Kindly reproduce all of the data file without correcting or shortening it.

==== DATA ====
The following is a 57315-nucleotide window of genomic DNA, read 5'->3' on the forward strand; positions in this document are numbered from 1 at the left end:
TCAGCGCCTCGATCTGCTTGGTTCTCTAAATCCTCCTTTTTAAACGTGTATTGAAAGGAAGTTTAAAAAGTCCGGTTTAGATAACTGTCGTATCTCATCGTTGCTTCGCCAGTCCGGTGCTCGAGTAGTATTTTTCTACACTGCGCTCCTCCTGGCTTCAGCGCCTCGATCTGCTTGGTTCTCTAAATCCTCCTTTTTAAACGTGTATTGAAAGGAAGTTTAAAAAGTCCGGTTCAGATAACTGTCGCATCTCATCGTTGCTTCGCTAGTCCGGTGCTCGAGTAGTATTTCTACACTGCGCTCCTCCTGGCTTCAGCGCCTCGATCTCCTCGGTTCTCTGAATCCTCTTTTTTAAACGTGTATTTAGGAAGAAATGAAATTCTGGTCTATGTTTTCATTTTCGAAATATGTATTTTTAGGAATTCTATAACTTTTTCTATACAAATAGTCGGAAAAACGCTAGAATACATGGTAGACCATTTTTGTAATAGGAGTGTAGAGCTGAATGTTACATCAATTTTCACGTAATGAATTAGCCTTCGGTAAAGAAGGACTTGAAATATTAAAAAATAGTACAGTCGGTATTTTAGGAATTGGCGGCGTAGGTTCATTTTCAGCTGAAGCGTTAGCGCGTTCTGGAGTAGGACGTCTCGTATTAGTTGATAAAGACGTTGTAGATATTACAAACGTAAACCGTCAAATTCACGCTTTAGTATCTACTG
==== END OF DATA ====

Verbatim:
The following is a 57315-nucleotide window of genomic DNA, read 5'->3' on the forward strand; positions in this document are numbered from 1 at the left end:
TCAGCGCCTCGATCTGCTTGGTTCTCTAAATCCTCCTTTTTAAACGTGTATTGAAAGGAAGTTTAAAAAGTCCGGTTTAGATAACTGTCGTATCTCATCGTTGCTTCGCCAGTCCGGTGCTCGAGTAGTATTTTTCTACACTGCGCTCCTCCTGGCTTCAGCGCCTCGATCTGCTTGGTTCTCTAAATCCTCCTTTTTAAACGTGTATTGAAAGGAAGTTTAAAAAGTCCGGTTCAGATAACTGTCGCATCTCATCGTTGCTTCGCTAGTCCGGTGCTCGAGTAGTATTTCTACACTGCGCTCCTCCTGGCTTCAGCGCCTCGATCTCCTCGGTTCTCTGAATCCTCTTTTTTAAACGTGTATTTAGGAAGAAATGAAATTCTGGTCTATGTTTTCATTTTCGAAATATGTATTTTTAGGAATTCTATAACTTTTTCTATACAAATAGTCGGAAAAACGCTAGAATACATGGTAGACCATTTTTGTAATAGGAGTGTAGAGCTGAATGTTACATCAATTTTCACGTAATGAATTAGCCTTCGGTAAAGAAGGACTTGAAATATTAAAAAATAGTACAGTCGGTATTTTAGGAATTGGCGGCGTAGGTTCATTTTCAGCTGAAGCGTTAGCGCGTTCTGGAGTAGGACGTCTCGTATTAGTTGATAAAGACGTTGTAGATATTACAAACGTAAACCGTCAAATTCACGCTTTAGTATCTACTG